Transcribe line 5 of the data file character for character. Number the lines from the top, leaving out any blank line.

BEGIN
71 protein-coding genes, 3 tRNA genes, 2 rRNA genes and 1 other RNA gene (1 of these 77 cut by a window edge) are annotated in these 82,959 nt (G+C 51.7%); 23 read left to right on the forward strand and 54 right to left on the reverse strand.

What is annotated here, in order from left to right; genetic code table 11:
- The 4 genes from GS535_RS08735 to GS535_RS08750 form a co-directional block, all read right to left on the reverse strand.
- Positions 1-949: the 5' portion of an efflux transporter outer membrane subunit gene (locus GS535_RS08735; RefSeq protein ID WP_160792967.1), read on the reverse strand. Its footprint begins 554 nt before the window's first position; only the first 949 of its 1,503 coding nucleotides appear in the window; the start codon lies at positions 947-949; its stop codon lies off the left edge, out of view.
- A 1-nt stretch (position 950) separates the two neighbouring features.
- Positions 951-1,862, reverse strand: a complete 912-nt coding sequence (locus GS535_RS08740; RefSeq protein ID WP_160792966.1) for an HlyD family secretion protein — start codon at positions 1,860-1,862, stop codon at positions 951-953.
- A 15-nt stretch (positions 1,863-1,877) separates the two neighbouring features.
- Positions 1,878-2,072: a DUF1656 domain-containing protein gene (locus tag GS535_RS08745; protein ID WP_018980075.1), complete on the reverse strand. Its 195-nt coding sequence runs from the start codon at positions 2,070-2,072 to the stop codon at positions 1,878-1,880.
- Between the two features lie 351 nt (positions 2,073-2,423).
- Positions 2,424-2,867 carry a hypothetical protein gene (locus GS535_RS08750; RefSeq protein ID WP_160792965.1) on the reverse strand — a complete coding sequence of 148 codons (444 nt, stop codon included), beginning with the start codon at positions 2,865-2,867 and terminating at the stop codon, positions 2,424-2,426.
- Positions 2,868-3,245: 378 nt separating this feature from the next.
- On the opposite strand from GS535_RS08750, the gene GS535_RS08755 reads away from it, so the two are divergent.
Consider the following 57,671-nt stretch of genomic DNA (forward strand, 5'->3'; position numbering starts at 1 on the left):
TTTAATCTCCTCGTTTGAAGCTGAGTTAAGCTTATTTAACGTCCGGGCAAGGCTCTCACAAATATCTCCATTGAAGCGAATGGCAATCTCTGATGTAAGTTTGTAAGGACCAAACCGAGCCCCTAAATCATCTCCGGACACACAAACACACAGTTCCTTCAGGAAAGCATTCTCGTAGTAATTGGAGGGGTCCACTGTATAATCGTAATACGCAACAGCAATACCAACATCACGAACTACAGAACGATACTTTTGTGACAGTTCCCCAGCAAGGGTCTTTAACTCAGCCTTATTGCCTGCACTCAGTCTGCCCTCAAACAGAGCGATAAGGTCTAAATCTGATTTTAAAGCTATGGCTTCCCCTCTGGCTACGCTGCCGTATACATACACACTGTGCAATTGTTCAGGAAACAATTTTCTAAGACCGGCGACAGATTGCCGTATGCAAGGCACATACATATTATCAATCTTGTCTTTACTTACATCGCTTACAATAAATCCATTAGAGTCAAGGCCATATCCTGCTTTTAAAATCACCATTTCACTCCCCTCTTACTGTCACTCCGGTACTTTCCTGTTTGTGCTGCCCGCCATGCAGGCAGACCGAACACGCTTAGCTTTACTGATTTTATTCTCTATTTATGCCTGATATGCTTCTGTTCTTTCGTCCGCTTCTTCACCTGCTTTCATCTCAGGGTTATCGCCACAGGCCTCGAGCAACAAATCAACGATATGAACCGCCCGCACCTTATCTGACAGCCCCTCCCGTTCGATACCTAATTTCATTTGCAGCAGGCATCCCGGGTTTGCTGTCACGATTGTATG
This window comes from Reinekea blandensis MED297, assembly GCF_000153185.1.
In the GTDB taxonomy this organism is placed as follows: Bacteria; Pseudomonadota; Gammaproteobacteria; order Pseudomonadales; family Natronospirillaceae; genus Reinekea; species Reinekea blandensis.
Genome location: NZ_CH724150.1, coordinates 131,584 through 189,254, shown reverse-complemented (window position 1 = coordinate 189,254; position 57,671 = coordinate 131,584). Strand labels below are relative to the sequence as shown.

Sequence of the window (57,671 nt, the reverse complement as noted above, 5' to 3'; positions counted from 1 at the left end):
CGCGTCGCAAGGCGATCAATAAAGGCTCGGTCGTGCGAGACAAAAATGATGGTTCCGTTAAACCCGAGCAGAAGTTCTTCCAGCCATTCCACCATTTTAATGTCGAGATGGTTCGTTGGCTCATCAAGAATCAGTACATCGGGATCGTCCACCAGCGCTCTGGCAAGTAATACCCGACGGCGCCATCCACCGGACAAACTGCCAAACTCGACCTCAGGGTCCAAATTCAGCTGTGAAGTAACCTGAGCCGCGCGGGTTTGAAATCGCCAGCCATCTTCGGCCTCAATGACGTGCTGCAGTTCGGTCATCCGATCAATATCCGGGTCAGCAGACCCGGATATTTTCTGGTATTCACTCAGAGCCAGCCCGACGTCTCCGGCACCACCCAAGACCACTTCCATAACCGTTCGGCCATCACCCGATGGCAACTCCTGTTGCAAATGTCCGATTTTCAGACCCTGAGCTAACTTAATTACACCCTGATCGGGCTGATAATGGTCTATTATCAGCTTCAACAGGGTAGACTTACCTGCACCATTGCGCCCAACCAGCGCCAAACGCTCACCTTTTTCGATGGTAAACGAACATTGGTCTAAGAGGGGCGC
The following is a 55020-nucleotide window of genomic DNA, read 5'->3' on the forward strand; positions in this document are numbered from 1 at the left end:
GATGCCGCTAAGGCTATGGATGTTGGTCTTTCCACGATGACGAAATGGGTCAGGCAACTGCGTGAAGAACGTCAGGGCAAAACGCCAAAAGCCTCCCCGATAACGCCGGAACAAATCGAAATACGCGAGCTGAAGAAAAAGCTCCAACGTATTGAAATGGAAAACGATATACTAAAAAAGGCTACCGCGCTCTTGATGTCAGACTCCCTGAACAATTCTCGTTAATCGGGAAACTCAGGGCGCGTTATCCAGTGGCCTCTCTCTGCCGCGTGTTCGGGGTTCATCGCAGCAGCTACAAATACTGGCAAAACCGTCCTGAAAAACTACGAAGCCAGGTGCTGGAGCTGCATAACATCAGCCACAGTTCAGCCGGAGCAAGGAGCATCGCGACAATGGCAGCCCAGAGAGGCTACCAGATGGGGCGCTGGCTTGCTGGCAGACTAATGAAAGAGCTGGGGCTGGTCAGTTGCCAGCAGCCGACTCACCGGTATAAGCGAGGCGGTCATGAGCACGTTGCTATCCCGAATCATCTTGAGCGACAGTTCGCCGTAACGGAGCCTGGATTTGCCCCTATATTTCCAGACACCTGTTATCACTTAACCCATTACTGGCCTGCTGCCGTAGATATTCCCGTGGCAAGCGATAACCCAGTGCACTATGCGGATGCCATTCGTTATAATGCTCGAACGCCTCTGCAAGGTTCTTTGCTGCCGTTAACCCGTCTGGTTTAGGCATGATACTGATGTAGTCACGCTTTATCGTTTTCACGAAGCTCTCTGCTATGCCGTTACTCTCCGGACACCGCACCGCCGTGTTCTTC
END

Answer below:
- A 1-nt stretch (position 950) separates the two neighbouring features.